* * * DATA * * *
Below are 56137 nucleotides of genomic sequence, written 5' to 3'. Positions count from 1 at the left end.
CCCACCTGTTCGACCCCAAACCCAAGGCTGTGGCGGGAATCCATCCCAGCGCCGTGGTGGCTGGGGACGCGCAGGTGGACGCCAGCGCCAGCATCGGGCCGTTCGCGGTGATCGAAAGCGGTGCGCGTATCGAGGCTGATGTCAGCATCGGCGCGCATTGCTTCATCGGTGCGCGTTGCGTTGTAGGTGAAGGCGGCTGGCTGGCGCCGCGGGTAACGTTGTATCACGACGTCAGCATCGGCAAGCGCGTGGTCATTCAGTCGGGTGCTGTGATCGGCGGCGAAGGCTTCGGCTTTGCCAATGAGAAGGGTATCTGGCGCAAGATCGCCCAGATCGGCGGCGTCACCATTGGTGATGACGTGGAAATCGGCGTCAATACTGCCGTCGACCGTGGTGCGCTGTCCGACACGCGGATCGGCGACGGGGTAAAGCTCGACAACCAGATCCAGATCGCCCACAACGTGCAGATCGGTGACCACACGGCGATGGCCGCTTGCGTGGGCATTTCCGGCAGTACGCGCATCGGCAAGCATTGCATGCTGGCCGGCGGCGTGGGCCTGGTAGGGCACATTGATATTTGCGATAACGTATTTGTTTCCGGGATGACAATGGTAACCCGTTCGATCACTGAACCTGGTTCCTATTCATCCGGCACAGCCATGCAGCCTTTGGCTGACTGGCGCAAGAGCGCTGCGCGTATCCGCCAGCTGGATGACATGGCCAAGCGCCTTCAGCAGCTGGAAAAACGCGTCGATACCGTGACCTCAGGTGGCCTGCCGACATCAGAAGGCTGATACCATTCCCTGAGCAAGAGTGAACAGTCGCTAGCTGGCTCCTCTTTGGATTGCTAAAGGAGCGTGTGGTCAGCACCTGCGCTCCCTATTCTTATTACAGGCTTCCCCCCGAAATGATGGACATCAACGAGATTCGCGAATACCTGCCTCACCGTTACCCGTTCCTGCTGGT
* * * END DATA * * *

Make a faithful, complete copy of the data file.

Below are 56137 nucleotides of genomic sequence, written 5' to 3'. Positions count from 1 at the left end.
CCCACCTGTTCGACCCCAAACCCAAGGCTGTGGCGGGAATCCATCCCAGCGCCGTGGTGGCTGGGGACGCGCAGGTGGACGCCAGCGCCAGCATCGGGCCGTTCGCGGTGATCGAAAGCGGTGCGCGTATCGAGGCTGATGTCAGCATCGGCGCGCATTGCTTCATCGGTGCGCGTTGCGTTGTAGGTGAAGGCGGCTGGCTGGCGCCGCGGGTAACGTTGTATCACGACGTCAGCATCGGCAAGCGCGTGGTCATTCAGTCGGGTGCTGTGATCGGCGGCGAAGGCTTCGGCTTTGCCAATGAGAAGGGTATCTGGCGCAAGATCGCCCAGATCGGCGGCGTCACCATTGGTGATGACGTGGAAATCGGCGTCAATACTGCCGTCGACCGTGGTGCGCTGTCCGACACGCGGATCGGCGACGGGGTAAAGCTCGACAACCAGATCCAGATCGCCCACAACGTGCAGATCGGTGACCACACGGCGATGGCCGCTTGCGTGGGCATTTCCGGCAGTACGCGCATCGGCAAGCATTGCATGCTGGCCGGCGGCGTGGGCCTGGTAGGGCACATTGATATTTGCGATAACGTATTTGTTTCCGGGATGACAATGGTAACCCGTTCGATCACTGAACCTGGTTCCTATTCATCCGGCACAGCCATGCAGCCTTTGGCTGACTGGCGCAAGAGCGCTGCGCGTATCCGCCAGCTGGATGACATGGCCAAGCGCCTTCAGCAGCTGGAAAAACGCGTCGATACCGTGACCTCAGGTGGCCTGCCGACATCAGAAGGCTGATACCATTCCCTGAGCAAGAGTGAACAGTCGCTAGCTGGCTCCTCTTTGGATTGCTAAAGGAGCGTGTGGTCAGCACCTGCGCTCCCTATTCTTATTACAGGCTTCCCCCCGAAATGATGGACATCAACGAGATTCGCGAATACCTGCCTCACCGTTACCCGTTCCTGCTGGT